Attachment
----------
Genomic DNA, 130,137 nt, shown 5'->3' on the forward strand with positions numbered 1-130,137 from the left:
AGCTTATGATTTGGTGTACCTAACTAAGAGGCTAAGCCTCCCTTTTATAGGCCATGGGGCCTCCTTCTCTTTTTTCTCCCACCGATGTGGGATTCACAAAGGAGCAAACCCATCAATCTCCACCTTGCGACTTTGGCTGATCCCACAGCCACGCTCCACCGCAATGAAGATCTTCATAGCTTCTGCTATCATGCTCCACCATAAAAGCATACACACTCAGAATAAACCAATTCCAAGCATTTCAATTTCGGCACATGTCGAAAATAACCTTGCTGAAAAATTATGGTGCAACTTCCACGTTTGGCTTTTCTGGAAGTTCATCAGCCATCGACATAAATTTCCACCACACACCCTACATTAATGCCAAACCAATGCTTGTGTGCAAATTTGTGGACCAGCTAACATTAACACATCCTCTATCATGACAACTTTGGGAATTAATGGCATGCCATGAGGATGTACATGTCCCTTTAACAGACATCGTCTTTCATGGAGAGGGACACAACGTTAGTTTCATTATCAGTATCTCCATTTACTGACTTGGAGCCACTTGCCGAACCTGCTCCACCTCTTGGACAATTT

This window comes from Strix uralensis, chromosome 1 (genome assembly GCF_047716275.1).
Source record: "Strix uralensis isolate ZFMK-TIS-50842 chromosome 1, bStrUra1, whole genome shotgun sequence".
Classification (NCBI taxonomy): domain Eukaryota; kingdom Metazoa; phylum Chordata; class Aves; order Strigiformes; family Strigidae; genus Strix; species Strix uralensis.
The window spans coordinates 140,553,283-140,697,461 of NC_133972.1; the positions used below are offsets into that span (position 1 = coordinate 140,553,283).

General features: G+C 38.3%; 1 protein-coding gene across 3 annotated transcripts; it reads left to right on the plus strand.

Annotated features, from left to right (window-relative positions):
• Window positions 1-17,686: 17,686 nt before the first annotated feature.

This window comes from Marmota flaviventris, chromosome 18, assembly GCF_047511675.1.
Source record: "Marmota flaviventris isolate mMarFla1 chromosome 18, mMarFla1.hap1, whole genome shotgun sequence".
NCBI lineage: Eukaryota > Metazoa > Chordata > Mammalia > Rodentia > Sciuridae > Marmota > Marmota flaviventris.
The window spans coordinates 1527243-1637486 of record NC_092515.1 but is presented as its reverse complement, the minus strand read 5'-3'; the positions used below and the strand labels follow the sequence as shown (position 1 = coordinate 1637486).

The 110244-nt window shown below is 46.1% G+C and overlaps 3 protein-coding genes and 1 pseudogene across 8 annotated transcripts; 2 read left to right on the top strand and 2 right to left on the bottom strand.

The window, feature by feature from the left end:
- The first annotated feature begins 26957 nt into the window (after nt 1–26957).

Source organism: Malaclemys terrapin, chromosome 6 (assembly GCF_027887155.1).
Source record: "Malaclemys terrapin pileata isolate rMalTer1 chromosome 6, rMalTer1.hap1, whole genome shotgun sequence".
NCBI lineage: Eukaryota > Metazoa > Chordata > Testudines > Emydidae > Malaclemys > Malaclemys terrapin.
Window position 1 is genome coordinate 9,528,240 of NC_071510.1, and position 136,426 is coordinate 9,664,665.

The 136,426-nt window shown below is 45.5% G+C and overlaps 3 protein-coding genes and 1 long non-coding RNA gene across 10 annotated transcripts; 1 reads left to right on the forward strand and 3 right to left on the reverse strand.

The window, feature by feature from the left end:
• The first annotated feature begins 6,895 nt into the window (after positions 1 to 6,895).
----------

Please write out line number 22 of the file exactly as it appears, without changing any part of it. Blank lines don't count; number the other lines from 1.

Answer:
The window, feature by feature from the left end: